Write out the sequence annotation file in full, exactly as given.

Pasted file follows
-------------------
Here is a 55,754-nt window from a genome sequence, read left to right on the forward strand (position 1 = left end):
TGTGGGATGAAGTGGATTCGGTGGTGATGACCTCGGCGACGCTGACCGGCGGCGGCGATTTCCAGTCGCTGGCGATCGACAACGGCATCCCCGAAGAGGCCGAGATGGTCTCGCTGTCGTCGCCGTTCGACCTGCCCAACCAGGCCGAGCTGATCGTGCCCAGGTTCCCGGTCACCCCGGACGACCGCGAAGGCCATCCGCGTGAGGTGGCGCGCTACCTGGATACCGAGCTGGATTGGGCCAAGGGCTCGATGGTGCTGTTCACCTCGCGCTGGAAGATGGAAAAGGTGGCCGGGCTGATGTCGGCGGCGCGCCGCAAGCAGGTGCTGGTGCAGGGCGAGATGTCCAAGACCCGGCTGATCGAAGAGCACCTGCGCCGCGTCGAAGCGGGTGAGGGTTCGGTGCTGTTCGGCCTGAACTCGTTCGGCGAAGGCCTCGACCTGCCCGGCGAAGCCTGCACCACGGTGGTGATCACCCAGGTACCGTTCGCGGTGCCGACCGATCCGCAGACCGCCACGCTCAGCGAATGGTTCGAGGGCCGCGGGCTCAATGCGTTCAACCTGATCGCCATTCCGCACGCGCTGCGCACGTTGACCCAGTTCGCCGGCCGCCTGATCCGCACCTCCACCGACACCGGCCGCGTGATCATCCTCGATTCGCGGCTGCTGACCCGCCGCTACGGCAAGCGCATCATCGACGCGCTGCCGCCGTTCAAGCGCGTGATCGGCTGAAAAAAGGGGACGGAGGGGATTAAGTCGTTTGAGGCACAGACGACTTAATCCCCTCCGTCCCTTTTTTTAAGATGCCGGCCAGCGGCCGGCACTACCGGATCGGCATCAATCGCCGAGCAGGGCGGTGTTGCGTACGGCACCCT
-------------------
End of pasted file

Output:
Here is a 55,754-nt window from a genome sequence, read left to right on the forward strand (position 1 = left end):
TGTGGGATGAAGTGGATTCGGTGGTGATGACCTCGGCGACGCTGACCGGCGGCGGCGATTTCCAGTCGCTGGCGATCGACAACGGCATCCCCGAAGAGGCCGAGATGGTCTCGCTGTCGTCGCCGTTCGACCTGCCCAACCAGGCCGAGCTGATCGTGCCCAGGTTCCCGGTCACCCCGGACGACCGCGAAGGCCATCCGCGTGAGGTGGCGCGCTACCTGGATACCGAGCTGGATTGGGCCAAGGGCTCGATGGTGCTGTTCACCTCGCGCTGGAAGATGGAAAAGGTGGCCGGGCTGATGTCGGCGGCGCGCCGCAAGCAGGTGCTGGTGCAGGGCGAGATGTCCAAGACCCGGCTGATCGAAGAGCACCTGCGCCGCGTCGAAGCGGGTGAGGGTTCGGTGCTGTTCGGCCTGAACTCGTTCGGCGAAGGCCTCGACCTGCCCGGCGAAGCCTGCACCACGGTGGTGATCACCCAGGTACCGTTCGCGGTGCCGACCGATCCGCAGACCGCCACGCTCAGCGAATGGTTCGAGGGCCGCGGGCTCAATGCGTTCAACCTGATCGCCATTCCGCACGCGCTGCGCACGTTGACCCAGTTCGCCGGCCGCCTGATCCGCACCTCCACCGACACCGGCCGCGTGATCATCCTCGATTCGCGGCTGCTGACCCGCCGCTACGGCAAGCGCATCATCGACGCGCTGCCGCCGTTCAAGCGCGTGATCGGCTGAAAAAAGGGGACGGAGGGGATTAAGTCGTTTGAGGCACAGACGACTTAATCCCCTCCGTCCCTTTTTTTAAGATGCCGGCCAGCGGCCGGCACTACCGGATCGGCATCAATCGCCGAGCAGGGCGGTGTTGCGTACGGCACCCT